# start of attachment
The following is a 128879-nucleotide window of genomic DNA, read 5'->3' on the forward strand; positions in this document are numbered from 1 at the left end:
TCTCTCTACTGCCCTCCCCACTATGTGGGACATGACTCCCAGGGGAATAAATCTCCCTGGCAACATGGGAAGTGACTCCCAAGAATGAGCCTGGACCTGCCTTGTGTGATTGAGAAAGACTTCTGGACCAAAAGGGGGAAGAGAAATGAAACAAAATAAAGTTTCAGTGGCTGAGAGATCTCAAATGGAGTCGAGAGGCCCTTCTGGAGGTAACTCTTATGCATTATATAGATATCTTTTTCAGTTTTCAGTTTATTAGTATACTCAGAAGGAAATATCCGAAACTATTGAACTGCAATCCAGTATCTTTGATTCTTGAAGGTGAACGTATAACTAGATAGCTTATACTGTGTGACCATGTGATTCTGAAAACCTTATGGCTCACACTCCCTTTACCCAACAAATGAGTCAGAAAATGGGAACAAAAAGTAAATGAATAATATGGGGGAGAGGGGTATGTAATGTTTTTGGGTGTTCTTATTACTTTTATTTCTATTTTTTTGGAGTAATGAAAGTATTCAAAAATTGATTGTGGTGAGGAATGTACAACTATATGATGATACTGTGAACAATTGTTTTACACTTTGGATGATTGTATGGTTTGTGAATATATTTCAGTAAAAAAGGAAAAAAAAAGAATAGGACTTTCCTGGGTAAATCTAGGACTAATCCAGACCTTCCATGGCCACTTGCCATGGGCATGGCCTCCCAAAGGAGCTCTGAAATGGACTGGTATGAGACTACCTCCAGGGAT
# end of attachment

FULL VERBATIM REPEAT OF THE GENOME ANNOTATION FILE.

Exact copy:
The following is a 128879-nucleotide window of genomic DNA, read 5'->3' on the forward strand; positions in this document are numbered from 1 at the left end:
TCTCTCTACTGCCCTCCCCACTATGTGGGACATGACTCCCAGGGGAATAAATCTCCCTGGCAACATGGGAAGTGACTCCCAAGAATGAGCCTGGACCTGCCTTGTGTGATTGAGAAAGACTTCTGGACCAAAAGGGGGAAGAGAAATGAAACAAAATAAAGTTTCAGTGGCTGAGAGATCTCAAATGGAGTCGAGAGGCCCTTCTGGAGGTAACTCTTATGCATTATATAGATATCTTTTTCAGTTTTCAGTTTATTAGTATACTCAGAAGGAAATATCCGAAACTATTGAACTGCAATCCAGTATCTTTGATTCTTGAAGGTGAACGTATAACTAGATAGCTTATACTGTGTGACCATGTGATTCTGAAAACCTTATGGCTCACACTCCCTTTACCCAACAAATGAGTCAGAAAATGGGAACAAAAAGTAAATGAATAATATGGGGGAGAGGGGTATGTAATGTTTTTGGGTGTTCTTATTACTTTTATTTCTATTTTTTTGGAGTAATGAAAGTATTCAAAAATTGATTGTGGTGAGGAATGTACAACTATATGATGATACTGTGAACAATTGTTTTACACTTTGGATGATTGTATGGTTTGTGAATATATTTCAGTAAAAAAGGAAAAAAAAAGAATAGGACTTTCCTGGGTAAATCTAGGACTAATCCAGACCTTCCATGGCCACTTGCCATGGGCATGGCCTCCCAAAGGAGCTCTGAAATGGACTGGTATGAGACTACCTCCAGGGAT